A sweeping regulatory notice from the Transportation and Security Administration on cybersecurity for the pipeline and rail sectors should trigger a productive engagement between industry and government, according to the American Gas Association, which says it plans to ask for an extension to the 45-day comment period in order to address the lengthy list of questions posed by TSA.
“AGA welcomes TSA kicking off the formal pipeline cybersecurity rulemaking process,” the trade group said in a Wednesday release.
The TSA Advance Notice of Proposed Rulemaking was published Wednesday in the Federal Register, opening a 45-day public comment period.
Kimberly Denbow, Vice President for Security and Operations, American Gas Association
AGA vice president for security and operations Kimberly Denbow said in statement: "Cybersecurity is an exponentially evolving threat, and TSA’s pursuit of a risk-based approach to regulation will enable the operator to morph security strategy accordingly to the changing landscape. The recently reissued pipeline security directives demonstrated a commitment by TSA to not just collect, but to also listen and apply institutional knowledge of the owner/operators who must implement the final product.”
Denbow said, “While AGA and its members look forward to constructively responding to the ANPRM's pointed questions on cybersecurity risk management policy priorities and core elements, we will be seeking an extension to the 45-day comment deadline."
Stakeholders were quick to note the expansive nature of the 46-page ANPRM, which follows up on a series of emergency security directives issued for pipelines and rail, in the aftermath of the Colonial Pipeline ransomware attack. Some industry sources suggested on background that TSA, in its notice, is overstating the level of collaboration that’s been taking place between the private sector and the agency.
TSA “needs to do more to hear the reality of implementation of its directives and take more of the suggestions that are made to them in listening sessions about the scope of their mandates,” one industry source said.
The ANPRM poses questions in six areas including identifying current resilience and incident response baselines; “maximizing the ability for owner/operators to meet evolving threats and technologies”; how organizations approach cyber risk management; opportunities for “third-party experts to support compliance”; cybersecurity maturity; and incentives.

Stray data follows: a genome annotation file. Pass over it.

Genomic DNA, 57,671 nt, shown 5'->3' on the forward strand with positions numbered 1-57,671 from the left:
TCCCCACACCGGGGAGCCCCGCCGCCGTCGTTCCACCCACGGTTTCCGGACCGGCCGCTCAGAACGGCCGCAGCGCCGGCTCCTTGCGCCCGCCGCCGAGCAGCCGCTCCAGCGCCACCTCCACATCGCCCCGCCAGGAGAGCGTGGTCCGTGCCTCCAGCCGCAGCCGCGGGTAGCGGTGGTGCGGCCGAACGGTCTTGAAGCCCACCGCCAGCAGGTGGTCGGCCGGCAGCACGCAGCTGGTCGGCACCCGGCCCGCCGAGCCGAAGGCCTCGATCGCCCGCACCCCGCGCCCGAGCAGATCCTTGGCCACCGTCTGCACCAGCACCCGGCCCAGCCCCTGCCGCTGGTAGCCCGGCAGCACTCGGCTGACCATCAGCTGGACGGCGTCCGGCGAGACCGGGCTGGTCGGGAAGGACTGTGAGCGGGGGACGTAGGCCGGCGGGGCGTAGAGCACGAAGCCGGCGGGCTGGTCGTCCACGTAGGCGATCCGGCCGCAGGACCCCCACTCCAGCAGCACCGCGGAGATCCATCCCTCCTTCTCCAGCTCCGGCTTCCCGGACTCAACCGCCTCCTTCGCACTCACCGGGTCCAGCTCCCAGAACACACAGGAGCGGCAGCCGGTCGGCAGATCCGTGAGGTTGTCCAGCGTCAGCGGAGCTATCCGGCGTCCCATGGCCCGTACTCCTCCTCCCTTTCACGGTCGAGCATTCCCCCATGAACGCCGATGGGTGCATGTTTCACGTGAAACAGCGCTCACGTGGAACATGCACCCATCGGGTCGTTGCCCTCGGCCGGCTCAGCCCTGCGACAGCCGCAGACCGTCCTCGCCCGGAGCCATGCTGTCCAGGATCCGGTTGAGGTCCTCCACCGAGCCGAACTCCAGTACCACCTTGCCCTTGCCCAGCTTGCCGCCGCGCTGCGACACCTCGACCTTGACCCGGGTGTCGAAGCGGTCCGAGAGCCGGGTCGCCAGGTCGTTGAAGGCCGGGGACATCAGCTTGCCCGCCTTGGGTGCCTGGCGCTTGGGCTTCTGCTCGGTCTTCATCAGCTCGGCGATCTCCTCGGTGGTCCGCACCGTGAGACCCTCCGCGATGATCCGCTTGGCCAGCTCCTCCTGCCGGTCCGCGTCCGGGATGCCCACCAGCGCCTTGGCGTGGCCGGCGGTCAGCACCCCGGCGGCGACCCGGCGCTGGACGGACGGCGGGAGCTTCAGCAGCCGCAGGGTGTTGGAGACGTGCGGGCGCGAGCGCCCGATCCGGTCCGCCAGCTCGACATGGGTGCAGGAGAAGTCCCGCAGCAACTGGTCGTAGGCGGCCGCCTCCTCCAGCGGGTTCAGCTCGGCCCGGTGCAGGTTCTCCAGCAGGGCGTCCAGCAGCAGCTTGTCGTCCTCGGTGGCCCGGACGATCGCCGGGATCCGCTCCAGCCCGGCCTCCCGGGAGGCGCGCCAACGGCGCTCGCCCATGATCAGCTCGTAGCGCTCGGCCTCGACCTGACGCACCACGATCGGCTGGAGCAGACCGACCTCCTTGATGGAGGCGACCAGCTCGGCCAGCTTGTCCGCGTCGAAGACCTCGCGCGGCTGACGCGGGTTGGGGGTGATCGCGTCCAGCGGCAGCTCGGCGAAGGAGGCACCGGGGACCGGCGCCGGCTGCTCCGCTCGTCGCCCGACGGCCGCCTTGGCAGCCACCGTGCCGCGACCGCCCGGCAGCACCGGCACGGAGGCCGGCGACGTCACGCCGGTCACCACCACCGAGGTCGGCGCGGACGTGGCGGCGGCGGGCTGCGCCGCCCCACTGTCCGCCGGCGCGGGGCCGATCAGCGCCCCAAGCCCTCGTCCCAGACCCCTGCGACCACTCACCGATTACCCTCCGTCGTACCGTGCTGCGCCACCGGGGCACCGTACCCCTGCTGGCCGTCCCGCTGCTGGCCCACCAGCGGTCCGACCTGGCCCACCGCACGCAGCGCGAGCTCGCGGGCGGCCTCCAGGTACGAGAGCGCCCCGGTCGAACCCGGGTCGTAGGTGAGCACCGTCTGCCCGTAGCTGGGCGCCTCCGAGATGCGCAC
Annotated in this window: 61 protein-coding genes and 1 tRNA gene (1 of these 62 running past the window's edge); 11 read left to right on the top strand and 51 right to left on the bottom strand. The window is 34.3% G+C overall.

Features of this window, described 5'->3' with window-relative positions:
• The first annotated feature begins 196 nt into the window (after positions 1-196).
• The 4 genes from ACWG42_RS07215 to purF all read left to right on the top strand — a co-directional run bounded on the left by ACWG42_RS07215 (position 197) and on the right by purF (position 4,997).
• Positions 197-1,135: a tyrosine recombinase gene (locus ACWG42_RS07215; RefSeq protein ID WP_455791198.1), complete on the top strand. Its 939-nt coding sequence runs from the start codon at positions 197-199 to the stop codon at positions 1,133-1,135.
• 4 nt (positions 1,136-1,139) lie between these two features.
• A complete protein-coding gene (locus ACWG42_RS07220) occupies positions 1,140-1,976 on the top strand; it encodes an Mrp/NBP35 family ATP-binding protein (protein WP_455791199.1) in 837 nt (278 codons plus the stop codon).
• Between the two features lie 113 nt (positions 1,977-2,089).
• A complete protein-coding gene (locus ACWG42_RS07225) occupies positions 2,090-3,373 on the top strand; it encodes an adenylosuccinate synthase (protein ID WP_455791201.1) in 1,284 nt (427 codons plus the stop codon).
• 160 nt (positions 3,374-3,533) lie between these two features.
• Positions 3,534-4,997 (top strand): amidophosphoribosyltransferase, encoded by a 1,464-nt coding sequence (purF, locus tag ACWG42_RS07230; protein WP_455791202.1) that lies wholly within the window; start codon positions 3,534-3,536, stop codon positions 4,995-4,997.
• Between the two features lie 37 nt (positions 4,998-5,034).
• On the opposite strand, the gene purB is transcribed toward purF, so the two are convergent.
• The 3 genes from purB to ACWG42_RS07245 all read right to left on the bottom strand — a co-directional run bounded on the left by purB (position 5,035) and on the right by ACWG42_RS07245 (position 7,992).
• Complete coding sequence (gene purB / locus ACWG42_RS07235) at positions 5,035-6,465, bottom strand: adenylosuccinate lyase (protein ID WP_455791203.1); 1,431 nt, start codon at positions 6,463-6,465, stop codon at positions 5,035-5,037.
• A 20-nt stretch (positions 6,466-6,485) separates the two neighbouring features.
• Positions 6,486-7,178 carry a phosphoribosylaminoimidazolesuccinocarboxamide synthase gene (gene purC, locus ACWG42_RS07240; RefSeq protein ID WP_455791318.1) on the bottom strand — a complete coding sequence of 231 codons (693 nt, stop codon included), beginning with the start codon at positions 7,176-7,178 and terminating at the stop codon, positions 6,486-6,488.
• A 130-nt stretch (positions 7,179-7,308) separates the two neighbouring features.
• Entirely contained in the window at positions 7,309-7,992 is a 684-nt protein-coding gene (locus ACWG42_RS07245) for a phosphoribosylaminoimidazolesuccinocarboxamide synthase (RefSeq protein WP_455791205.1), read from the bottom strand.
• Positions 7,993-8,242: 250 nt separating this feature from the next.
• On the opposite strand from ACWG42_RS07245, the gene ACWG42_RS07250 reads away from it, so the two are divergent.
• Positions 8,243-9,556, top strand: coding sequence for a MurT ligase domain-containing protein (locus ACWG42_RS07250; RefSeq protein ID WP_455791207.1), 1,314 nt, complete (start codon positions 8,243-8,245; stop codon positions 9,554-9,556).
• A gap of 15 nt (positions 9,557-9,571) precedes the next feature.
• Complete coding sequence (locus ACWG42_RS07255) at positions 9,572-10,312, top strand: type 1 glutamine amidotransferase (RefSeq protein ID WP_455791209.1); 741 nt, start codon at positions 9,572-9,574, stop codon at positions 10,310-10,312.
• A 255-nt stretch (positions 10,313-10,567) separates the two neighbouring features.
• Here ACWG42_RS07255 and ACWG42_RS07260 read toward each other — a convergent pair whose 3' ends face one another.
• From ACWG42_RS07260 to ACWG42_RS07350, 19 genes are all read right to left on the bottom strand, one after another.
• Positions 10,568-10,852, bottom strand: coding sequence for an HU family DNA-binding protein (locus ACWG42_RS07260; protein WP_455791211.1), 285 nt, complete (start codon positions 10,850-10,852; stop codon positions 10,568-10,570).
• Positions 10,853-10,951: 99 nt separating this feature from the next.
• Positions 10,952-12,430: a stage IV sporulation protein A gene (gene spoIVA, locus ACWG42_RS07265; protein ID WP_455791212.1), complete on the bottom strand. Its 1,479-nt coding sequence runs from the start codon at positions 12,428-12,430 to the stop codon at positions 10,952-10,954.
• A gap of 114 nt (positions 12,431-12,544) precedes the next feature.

“TSA is to be applauded for seeking substantial feedback early,” said Megan Brown, a partner at the Wiley Rein law firm. “They seek input on the DHS performance goals, and refer to the NIST Framework, but it is unclear how TSA will address them. I wish the ANPRM had recognized that [the Cyber Incident Reporting for Critical Infrastructure Act] is being addressed at CISA, and I expect they will hear a lot about the need to deconflict and harmonize.”
Brown added, “I think it will prove too hard to do joint rules for pipeline and rail, which are different sectors with some different issues. Indeed, rail is so diverse that TSA notes several different categories which are likely to have different impact analyses from various events. Colonial Pipeline was not a rail issue and the agency should not extrapolate too much from it to rail.”
“As for collaboration,” she said, “I do not see much discussion of how to promote collaboration going forward, either on the exchange of best practices or the government sharing actionable information with the private sector. The many questions focus on various new mandates and requirements for operators, including possible third party oversight and several prescriptive mandates. This reflects an approach that does not seem particularly likely to foster collaboration.”
Norma Krayem, a former senior Transportation Department official now leading the cyber practice at Van Scoyoc Associates, commented on the scope of the ANPRM.
“What is notable,” Krayem said, “is how thorough the questions are in the ANPRM and focused on a much broader swathe of cybersecurity issues than in the [earlier TSA] security directives. Rather, the ANPRM appears to build on the basics of the SDs and go much farther, more akin to a broad-based cyber enterprise risk management plan.” – Charlie Mitchell (firstname.lastname@example.org)